New source of hydrogen

1 min read

The US Department of Energy today announced that it is putting approximately $1.4m into two projects that will study the economic feasibility of producing hydrogen at nuclear power plants.


US Department of Energy

intends to fund approximately $1.4m for two projects to partner with industry to study the economic feasibility of producing hydrogen at nuclear power plants.

Teams selected by DOE for funding will be headed by Electric Transportation Applications and GE Global Research. Both teams include DOE national laboratories and nuclear utility companies as partners.

‘Hydrogen is important to our economy today and will be even more important in the future as a potential clean, renewable carrier of energy, particularly in the transportation area,’ DOE Assistant Secretary for Nuclear Energy Dennis Spurgeon said. ‘Finding efficient ways to produce hydrogen by using emissions-free nuclear power has long been an important part of President Bush’s energy strategy.’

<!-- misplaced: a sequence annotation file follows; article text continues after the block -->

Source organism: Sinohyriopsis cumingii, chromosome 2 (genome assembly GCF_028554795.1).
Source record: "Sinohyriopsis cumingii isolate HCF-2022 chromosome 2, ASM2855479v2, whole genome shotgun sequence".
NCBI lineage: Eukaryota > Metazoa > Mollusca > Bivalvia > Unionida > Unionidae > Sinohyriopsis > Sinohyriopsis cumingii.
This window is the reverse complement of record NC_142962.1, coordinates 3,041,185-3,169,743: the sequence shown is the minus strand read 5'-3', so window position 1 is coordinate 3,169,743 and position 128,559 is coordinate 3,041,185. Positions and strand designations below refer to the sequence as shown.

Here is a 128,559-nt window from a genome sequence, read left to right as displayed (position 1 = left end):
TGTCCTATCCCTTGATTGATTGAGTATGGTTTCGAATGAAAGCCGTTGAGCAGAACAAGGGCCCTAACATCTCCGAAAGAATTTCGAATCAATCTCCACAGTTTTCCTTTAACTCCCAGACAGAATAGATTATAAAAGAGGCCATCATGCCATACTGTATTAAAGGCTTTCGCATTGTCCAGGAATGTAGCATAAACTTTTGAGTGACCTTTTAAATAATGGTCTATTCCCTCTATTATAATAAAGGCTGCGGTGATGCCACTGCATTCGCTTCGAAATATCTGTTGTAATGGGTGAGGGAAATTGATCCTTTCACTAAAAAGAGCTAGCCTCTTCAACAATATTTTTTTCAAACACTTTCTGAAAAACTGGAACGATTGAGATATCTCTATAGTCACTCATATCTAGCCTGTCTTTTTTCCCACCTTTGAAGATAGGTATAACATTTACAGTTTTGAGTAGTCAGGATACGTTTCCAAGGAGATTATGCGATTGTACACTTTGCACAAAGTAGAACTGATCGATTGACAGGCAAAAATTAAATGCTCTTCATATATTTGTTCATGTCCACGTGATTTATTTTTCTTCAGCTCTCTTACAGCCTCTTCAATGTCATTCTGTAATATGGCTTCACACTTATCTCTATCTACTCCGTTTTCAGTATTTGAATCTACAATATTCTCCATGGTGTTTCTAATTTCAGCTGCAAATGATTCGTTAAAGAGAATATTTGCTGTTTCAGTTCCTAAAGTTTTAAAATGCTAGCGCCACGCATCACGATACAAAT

Electric Transportation Applications plans to perform a study looking at the economics of producing hydrogen at existing nuclear power plants using commercially available production technology. ETA will partner with DOE’s Idaho National Laboratory and Arizona Public Service.

GE Global Research proposes a feasibility study of hydrogen production using alkaline electrolysis powered by existing nuclear power plants. Their proposal is based on the low-cost alkaline electrolyser technology developed by GE, in part under DOE’s Hydrogen Program. Partners for this project include DOE’s National Renewable Energy Lab and the Entergy Corporation.

‘Both of these proposals involve very strong project teams, with a lot of experience in both the nuclear energy and hydrogen production areas,’ Assistant Secretary Spurgeon said. ‘I believe the results of their studies will bring a good deal of new information to the question of how to use nuclear energy to efficiently produce hydrogen in this country.’

These studies support President Bush’s Advanced Energy and Hydrogen Fuel Initiatives, as well as the Energy Policy Act of 2005. Funding for these studies is provided by the DOE Office of Nuclear Energy’s Nuclear Hydrogen Initiative, with industry sharing a minimum of 20 percent of the cost.